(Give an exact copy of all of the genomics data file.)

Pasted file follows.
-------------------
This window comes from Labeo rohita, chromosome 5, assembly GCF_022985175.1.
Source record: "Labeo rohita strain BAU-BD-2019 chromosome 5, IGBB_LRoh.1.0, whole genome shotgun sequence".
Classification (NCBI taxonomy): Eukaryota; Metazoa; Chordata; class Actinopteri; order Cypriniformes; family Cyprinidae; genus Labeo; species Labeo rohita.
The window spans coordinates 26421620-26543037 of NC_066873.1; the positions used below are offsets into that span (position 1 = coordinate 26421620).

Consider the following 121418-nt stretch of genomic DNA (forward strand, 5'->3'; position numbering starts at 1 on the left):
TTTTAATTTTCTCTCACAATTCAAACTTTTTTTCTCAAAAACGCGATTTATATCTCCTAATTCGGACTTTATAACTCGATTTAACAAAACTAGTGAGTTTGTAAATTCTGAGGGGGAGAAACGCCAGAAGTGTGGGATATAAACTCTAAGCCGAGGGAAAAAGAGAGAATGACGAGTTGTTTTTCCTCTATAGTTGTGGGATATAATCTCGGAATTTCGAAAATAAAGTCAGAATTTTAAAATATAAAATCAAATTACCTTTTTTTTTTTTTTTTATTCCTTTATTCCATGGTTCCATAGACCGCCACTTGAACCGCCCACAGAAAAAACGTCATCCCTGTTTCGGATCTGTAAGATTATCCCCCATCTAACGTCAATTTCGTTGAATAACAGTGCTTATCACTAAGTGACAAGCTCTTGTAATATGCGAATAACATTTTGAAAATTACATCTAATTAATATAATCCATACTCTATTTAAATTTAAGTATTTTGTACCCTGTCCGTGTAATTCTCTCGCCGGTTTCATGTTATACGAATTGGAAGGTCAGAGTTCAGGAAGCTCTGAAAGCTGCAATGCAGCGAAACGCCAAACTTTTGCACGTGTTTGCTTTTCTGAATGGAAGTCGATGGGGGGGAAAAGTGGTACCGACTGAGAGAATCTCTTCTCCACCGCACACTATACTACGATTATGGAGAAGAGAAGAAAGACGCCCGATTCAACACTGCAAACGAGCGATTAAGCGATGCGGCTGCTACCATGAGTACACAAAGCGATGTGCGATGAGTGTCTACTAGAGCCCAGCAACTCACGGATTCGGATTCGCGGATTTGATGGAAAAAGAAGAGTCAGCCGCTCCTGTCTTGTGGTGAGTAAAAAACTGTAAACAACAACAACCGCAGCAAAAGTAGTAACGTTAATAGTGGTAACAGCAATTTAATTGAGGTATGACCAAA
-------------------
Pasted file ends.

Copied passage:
This window comes from Labeo rohita, chromosome 5, assembly GCF_022985175.1.
Source record: "Labeo rohita strain BAU-BD-2019 chromosome 5, IGBB_LRoh.1.0, whole genome shotgun sequence".
Classification (NCBI taxonomy): Eukaryota; Metazoa; Chordata; class Actinopteri; order Cypriniformes; family Cyprinidae; genus Labeo; species Labeo rohita.
The window spans coordinates 26421620-26543037 of NC_066873.1; the positions used below are offsets into that span (position 1 = coordinate 26421620).

Consider the following 121418-nt stretch of genomic DNA (forward strand, 5'->3'; position numbering starts at 1 on the left):
TTTTAATTTTCTCTCACAATTCAAACTTTTTTTCTCAAAAACGCGATTTATATCTCCTAATTCGGACTTTATAACTCGATTTAACAAAACTAGTGAGTTTGTAAATTCTGAGGGGGAGAAACGCCAGAAGTGTGGGATATAAACTCTAAGCCGAGGGAAAAAGAGAGAATGACGAGTTGTTTTTCCTCTATAGTTGTGGGATATAATCTCGGAATTTCGAAAATAAAGTCAGAATTTTAAAATATAAAATCAAATTACCTTTTTTTTTTTTTTTTATTCCTTTATTCCATGGTTCCATAGACCGCCACTTGAACCGCCCACAGAAAAAACGTCATCCCTGTTTCGGATCTGTAAGATTATCCCCCATCTAACGTCAATTTCGTTGAATAACAGTGCTTATCACTAAGTGACAAGCTCTTGTAATATGCGAATAACATTTTGAAAATTACATCTAATTAATATAATCCATACTCTATTTAAATTTAAGTATTTTGTACCCTGTCCGTGTAATTCTCTCGCCGGTTTCATGTTATACGAATTGGAAGGTCAGAGTTCAGGAAGCTCTGAAAGCTGCAATGCAGCGAAACGCCAAACTTTTGCACGTGTTTGCTTTTCTGAATGGAAGTCGATGGGGGGGAAAAGTGGTACCGACTGAGAGAATCTCTTCTCCACCGCACACTATACTACGATTATGGAGAAGAGAAGAAAGACGCCCGATTCAACACTGCAAACGAGCGATTAAGCGATGCGGCTGCTACCATGAGTACACAAAGCGATGTGCGATGAGTGTCTACTAGAGCCCAGCAACTCACGGATTCGGATTCGCGGATTTGATGGAAAAAGAAGAGTCAGCCGCTCCTGTCTTGTGGTGAGTAAAAAACTGTAAACAACAACAACCGCAGCAAAAGTAGTAACGTTAATAGTGGTAACAGCAATTTAATTGAGGTATGACCAAA